Missing Mom is the story of how an adult daughter copes with the unexpected death of her widowed mother. Nikki Eaton is 32, single, involved with a married man, and seems barely ready for adulthood. Her mother’s death knocks her off her pins.
Coping is the best way to describe what Nikki goes through in her first year of mourning. She and her older sister, the bossy, no-nonsense Clare, realize that their mother was the only real bond between them as they work together to organize the formal ceremonies, sort through their parents’ belongings, and try to keep their personal lives intact.
Through this process, as Nikki comes to understand more about her mother, she understands more about herself. Nikki is not the most admirable of heroines – she has a whiney, self-indulgent streak and spends more time than an insecure teen-ager worrying about what outfit to wear – but she starts to mature as, groping for a way through her grief, she takes on some of her mother’s habits and social obligations.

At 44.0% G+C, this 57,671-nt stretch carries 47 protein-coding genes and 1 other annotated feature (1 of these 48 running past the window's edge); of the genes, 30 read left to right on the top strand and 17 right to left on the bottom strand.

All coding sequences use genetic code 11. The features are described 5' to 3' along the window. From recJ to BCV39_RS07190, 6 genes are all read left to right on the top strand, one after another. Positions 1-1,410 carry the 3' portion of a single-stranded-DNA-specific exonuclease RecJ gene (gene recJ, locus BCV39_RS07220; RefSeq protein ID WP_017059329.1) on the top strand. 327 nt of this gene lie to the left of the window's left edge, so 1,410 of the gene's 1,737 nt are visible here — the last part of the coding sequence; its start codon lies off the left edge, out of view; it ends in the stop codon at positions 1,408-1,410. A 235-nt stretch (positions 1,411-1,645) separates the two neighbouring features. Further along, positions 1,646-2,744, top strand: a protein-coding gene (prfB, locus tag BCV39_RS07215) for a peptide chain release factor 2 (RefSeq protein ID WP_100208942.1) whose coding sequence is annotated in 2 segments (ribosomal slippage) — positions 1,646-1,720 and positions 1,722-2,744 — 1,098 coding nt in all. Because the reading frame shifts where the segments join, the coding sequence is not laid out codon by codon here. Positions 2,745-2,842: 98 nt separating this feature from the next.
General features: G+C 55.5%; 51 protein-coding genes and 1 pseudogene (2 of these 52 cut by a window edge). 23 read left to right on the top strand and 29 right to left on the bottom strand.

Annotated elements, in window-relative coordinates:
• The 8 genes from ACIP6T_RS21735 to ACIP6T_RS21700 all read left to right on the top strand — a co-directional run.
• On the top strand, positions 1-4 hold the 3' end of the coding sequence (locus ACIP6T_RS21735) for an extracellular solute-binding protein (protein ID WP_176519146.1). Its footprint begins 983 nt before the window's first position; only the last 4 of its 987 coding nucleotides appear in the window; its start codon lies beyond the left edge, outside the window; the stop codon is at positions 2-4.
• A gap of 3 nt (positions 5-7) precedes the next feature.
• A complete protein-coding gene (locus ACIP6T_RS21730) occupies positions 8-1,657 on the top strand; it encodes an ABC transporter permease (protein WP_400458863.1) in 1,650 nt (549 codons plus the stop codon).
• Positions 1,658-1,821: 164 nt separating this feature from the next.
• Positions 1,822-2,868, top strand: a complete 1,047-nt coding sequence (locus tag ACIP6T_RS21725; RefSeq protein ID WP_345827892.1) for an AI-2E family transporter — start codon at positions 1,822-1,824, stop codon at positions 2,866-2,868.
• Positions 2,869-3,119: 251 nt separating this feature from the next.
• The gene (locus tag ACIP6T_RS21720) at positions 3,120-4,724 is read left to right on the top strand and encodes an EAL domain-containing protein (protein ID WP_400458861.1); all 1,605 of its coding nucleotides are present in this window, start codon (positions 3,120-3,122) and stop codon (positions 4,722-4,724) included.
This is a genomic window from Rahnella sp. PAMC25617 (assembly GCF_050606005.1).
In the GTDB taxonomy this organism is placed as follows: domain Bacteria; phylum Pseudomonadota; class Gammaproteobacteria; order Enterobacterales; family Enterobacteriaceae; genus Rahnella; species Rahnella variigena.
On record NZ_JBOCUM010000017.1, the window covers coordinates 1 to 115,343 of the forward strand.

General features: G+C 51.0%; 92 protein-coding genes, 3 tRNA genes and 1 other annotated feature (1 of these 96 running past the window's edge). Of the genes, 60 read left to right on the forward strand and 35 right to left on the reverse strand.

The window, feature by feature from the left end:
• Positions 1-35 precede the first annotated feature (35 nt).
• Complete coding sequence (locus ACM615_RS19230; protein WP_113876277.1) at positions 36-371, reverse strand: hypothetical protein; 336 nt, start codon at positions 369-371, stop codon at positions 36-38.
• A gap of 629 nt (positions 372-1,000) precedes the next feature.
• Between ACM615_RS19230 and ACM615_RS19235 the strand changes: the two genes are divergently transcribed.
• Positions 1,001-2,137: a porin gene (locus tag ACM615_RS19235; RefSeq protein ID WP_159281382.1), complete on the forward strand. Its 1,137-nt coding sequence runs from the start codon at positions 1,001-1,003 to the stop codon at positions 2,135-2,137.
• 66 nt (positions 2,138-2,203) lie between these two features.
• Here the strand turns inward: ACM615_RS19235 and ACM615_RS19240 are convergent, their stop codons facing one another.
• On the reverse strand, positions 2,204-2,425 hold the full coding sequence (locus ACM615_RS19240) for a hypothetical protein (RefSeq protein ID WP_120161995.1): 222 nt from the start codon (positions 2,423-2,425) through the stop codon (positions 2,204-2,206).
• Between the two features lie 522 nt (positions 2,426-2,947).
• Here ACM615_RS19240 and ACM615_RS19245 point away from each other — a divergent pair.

Oates is unflinching in her portrayal of both the heartbreak and banality of losing a mother. Scenes such as Nikki reading her mother’s old love letters are all the more poignant for being balanced by scenes of cleaning out the freezer or filling bags for the Goodwill. Oates manages to make the story emotionally authentic without being gooey or maudlin.
Somehow, although she is prolific, this is the first Joyce Carol Oates book I have read. It really hit me and I keep thinking about it, weeks after I finished it.
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